Within the healthcare and medical sector, it is the orthopedic sector that continues to adopt additive manufacturing, or 3D printing, at an astonishing rate.
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Lungs, hearts, tumor-filled skulls, brains, livers, kidneys, and rib cages, are packed into shelves at the 3D Anatomic Modeling Laboratory at Mayo Clinic.
The pace of technology today is rapid, with the potential to transform manufacturing. Digitization, automation, and connectivity are opening many new doors on the production floor.
In late 2018, 3D Systems introduced its DMP Factory 500 concept, an end-to-end additive manufacturing solution.
When injection molding is cost-prohibitive, medical equipment manufacturers are turning to a marriage of two advanced methods—urethane casting and 3D printing.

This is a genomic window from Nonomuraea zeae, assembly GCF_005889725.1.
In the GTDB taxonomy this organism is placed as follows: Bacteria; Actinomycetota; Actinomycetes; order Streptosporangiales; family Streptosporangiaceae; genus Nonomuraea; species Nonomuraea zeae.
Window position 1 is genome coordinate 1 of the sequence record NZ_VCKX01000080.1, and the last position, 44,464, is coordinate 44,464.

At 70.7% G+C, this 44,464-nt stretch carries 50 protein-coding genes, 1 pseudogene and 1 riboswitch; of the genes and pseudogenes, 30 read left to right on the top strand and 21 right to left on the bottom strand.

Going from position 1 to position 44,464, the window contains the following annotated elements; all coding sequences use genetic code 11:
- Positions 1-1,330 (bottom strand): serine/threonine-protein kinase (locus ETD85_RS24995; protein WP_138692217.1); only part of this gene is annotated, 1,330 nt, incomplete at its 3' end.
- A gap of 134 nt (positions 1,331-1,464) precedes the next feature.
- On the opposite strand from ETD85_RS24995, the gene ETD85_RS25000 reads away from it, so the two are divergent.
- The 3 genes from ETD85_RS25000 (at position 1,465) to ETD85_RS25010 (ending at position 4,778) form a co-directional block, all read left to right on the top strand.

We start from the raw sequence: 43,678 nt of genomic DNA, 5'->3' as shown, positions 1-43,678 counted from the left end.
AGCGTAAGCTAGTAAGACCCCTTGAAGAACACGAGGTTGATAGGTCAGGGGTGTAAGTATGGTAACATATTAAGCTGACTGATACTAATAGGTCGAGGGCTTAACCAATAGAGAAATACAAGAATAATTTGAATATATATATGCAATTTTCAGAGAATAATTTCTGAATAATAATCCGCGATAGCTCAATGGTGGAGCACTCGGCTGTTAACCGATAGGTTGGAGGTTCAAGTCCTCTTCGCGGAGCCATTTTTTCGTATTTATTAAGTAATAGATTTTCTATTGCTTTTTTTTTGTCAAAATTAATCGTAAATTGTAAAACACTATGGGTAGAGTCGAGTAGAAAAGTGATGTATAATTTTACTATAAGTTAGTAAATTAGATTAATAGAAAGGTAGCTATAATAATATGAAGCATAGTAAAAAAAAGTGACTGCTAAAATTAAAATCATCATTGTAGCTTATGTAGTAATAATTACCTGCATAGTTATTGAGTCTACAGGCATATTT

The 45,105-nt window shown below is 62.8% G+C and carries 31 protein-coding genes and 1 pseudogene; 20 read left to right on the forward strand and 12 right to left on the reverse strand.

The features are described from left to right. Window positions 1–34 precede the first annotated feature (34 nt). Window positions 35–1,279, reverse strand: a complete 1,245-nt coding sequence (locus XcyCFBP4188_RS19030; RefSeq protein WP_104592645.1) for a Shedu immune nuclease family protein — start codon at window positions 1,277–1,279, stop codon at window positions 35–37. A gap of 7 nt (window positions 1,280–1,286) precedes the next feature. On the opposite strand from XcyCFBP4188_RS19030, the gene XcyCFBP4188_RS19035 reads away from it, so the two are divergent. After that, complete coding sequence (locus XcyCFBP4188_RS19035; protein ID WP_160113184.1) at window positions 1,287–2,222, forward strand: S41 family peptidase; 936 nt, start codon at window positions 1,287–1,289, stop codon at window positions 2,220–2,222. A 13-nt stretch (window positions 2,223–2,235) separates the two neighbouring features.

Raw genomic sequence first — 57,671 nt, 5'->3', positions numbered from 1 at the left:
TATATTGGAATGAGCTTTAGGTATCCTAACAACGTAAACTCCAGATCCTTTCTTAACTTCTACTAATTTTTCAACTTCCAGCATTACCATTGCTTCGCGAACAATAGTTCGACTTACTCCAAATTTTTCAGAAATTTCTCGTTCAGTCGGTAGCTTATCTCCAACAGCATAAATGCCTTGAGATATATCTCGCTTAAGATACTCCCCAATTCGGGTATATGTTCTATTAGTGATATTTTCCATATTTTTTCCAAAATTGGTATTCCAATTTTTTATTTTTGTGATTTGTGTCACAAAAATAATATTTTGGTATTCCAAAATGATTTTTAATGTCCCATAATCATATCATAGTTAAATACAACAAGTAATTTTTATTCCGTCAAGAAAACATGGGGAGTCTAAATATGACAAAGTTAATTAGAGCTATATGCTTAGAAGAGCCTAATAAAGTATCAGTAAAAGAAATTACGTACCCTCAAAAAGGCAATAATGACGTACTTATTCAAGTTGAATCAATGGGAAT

Metal 3D printing can enable rapid, low cost iterations of new medical devices, since no tooling costs are involved.
Beginning around six years ago, one machine tool builder after another added laser cutting and even welding to their products’ already impressive repertoires.
ExOne Co. said it was launching its updated Quick Ship metal 3D printing services, featuring a new digital quoting tool and materials.
Open Mind Technologies AG has introduced its latest hyperMILL 2020.2 CAD/CAM software suite which offers users new and enhanced features for 3D and five-axis machining, such as the hyperMILL AUTOMATION Center Advanced option.
In the cornfields of southern Indiana, Thermwood Corp. is making unique large-scale additive manufacturing (LSAM) equipment. LSAM machines produce large- to very-large-sized components from reinforced thermoplastic composite materials, creating industrial tooling, masters, patterns, molds and production fixtures used in the aerospace, automotive, foundry, and marine industries.